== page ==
ANCHORAGE, Alaska — Alaska’s two largest police agencies do not have any current plans to equip their officers with body cameras, officials said.

Officers with the Anchorage Police Department and Alaska State Troopers are not outfitted with body cameras despite the tool becoming increasingly common in law enforcement agencies in the state and across the country, KTUU-TV reported Thursday.

Anchorage police spokesperson Renee Oistad said the department did not have any updates on if the technology will be adopted. The department is focusing on developing its in-car camera systems, she said.

State troopers will not be equipped with the video-recording devices anytime soon, said Jonathon Taylor, state Department of Public Safety spokesman.

“Given fiscal constraints, our ongoing efforts to recruit and retain more troopers and to fill existing vacancies, issuing body-worn cameras is not being considered at this time,” Taylor said.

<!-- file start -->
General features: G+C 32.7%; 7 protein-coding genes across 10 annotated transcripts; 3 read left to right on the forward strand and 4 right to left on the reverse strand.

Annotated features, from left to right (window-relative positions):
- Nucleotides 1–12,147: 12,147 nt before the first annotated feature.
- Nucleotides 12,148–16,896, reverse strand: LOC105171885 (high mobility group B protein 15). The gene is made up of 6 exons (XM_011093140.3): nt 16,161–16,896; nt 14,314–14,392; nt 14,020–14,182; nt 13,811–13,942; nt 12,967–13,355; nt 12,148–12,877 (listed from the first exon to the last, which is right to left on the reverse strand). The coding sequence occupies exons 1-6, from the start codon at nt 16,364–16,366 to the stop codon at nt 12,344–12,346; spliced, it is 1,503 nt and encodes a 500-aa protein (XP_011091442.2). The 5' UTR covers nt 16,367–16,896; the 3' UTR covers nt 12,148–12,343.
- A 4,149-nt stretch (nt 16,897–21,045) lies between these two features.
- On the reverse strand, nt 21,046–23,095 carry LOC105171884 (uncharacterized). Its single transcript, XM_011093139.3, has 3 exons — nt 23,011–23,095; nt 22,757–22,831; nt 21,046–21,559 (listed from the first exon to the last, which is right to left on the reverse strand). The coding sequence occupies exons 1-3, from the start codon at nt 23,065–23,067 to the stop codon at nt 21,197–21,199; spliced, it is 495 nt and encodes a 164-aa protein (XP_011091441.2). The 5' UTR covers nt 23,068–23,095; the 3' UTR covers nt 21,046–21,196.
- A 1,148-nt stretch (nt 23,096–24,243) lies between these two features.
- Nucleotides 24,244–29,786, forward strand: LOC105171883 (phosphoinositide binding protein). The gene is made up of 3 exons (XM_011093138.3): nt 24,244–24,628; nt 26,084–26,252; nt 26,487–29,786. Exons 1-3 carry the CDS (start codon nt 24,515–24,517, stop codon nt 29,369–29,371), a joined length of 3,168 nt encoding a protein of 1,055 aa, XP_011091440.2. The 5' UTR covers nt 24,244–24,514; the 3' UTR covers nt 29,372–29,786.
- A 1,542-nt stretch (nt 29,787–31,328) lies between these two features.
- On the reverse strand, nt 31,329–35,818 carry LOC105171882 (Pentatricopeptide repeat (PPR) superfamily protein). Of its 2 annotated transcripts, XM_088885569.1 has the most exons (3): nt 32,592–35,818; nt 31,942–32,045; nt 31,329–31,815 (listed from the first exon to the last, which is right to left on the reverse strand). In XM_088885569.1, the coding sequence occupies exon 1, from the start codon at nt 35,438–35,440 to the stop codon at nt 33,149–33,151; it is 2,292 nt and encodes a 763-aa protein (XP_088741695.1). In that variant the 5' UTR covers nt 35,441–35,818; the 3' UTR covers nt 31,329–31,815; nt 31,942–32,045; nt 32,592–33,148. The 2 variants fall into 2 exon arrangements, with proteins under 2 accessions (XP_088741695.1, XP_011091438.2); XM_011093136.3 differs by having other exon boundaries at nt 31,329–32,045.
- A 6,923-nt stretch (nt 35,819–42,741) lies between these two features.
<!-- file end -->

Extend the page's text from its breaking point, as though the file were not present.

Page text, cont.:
Both agencies were involved in deadly shootings last weekend.

Anchorage police fatally shot Zander Clark, 20, after he charged at an officer while wielding a knife March 24, police said.

In the Kenai Peninsula Borough community of Nikolaevsk, a trooper fatally shot Nikolai Yakunin, 42, the same day. Yakunin was killed after he injured a trooper, authorities said.

While Anchorage police don’t have body cameras, other agencies and groups in the city have equipped their personnel with the technology.

Campus police for the University of Alaska Anchorage are using body cameras, and the Anchorage Safety Patrol has outfitted its officers with GoPro cameras.

The safety patrol records interactions as officers pick up inebriated people, said Jason Cates, a supervisor for the agency.

Safety ambassadors and maintenance workers for the Anchorage Downtown Partnership have been using body cameras for the past six months. The cameras are used to document interactions and as a training tool, said Jamie Boring, the organization’s executive director.


Information from: KTUU-TV, http://www.ktuu.com

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